Hanjin Shipping, the world’s seventh-largest container shipper, filed for Bankruptcy protection on August 31. On September 6, 2016, the Bankruptcy Court for the District of New Jersey issued a blanket stay of collection or enforcement efforts against Hanjin or its assets in the U.S. Three days later, the Court established a protocol for cargo interests to claim their cargo from Hanjin or third parties such as terminal agents, warehousemen or others. Unfortunately, the protocol did not address all of the issues.
News / Hanjin Bankruptcy
The National Retail Federation and the Hardwood Federation today led a coalition of 120 organizations representing retailers, manufacturers, agribusinesses and other sectors affected by the Hanjin Shipping bankruptcy in sending a letter to Commerce Secretary Penny Pritzker outlining specific concerns and urging her continued leadership in bringing about a resolution.
As previously detailed in our Supply Chain Alert, Hanjin Shipping, the world’s seventh-largest container shipper, filed for bankruptcy protection on August 31. Hanjin’s collapse is by far the largest container shipping bankruptcy in history and the consequences continue to reverberate throughout international supply chains and the transportation sector.
Although Hanjin is not among MIQ’s core carriers, we do have cargo caught up in this situation because of vessel share agreements by our core-carriers and shipper-specific arrangements. Our immediate task, therefore, is to obtain cargo release; mitigate any extra costs and expenses; and, deliver our clients’ cargo.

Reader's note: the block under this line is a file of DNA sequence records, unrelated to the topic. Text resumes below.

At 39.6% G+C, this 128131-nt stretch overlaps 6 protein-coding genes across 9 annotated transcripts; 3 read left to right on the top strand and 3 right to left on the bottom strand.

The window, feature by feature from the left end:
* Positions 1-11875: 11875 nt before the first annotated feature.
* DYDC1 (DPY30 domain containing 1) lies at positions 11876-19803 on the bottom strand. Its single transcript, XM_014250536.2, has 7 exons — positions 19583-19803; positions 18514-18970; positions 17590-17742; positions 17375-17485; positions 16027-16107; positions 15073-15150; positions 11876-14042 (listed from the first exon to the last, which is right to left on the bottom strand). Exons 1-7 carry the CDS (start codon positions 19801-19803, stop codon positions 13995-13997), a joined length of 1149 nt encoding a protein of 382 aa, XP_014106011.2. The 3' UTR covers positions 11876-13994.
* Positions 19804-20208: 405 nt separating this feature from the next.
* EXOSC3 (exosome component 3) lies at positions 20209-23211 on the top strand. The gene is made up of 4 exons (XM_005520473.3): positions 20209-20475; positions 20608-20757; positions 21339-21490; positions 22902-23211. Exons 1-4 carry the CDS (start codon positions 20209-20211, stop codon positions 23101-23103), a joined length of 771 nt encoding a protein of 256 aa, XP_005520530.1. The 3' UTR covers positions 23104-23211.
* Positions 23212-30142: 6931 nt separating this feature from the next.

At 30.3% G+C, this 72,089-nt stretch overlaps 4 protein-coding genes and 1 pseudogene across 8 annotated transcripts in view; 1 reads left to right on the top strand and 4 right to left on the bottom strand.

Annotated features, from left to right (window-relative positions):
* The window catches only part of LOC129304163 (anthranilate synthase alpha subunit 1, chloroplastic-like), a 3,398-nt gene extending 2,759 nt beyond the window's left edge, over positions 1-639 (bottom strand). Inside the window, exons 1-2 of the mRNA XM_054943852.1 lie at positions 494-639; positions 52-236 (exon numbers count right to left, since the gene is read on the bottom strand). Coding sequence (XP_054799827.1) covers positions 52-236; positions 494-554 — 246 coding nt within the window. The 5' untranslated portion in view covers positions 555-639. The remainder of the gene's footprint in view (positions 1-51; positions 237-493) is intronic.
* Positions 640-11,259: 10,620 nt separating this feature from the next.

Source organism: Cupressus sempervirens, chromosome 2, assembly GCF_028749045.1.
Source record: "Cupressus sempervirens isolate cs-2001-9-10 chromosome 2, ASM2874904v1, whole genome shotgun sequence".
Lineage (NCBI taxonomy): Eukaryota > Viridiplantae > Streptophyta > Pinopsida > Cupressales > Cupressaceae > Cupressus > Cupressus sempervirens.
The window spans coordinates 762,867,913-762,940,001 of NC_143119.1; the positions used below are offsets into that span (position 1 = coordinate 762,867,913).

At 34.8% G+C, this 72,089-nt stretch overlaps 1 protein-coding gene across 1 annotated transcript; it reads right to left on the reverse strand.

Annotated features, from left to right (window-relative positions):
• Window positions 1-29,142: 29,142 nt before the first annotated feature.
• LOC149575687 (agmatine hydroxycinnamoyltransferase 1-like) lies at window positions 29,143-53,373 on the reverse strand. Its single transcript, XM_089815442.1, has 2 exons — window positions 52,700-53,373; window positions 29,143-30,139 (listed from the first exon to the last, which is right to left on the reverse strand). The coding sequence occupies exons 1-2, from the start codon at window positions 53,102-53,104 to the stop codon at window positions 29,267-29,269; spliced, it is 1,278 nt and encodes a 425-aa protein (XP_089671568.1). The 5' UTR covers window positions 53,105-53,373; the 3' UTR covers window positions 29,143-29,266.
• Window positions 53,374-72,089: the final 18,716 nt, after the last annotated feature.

Creditors of Hanjin Shipping Co. 117930 0.78 % , fearful of having their collateral disappear over the horizon, have asked a U.S. bankruptcy judge to reconsider a ruling preventing them from seizing several of the South Korean carrier’s ships.
A group of creditors who have gone unpaid for services such as towing and fueling say that the judge’s order shouldn’t apply to vessels chartered by Hanjin because they aren’t legally its property. The creditors have liens against Hanjin ships that would ordinarily allow them to foreclose on the vessels.
A portion of the $14 billion in cargo trapped at sea by the bankruptcy of Hanjin Shipping Co Ltd (117930.KS) began moving out of one California port on Monday, and a second ship received orders to head to dock, after the turmoil created by the South Korean company’s collapse. Truckers began moving freight from the Hanjin Greece, one of roughly a dozen of the company’s ships destined for the U.S. West Coast, out of the port of Long Beach on Monday, following a U.S. bankruptcy court’s grant of protection.
Import cargo volume at the nation’s major retail container ports should be at near-peak levels this month even as retailers work to cope with the Hanjin Shipping bankruptcy, according to the monthly Global Port Tracker report released today by the National Retail Federation and Hackett Associates.
Earlier today Hanjin Shipping Co. filed for court receivership. According to reports from Reuters, the largest South Korean container shipping firm and 7th largest in the world, made the decision to seek court receivership from the Seoul Central District Court on Wednesday. Additionally, the request to the District Court was to also freeze the assets of Hanjin. This decision came after Hanjin discovered that they were losing support from their banks. Hanjin’s debt reportedly stood at approximately $5 billion (USD), and their existing funding was no longer adequate.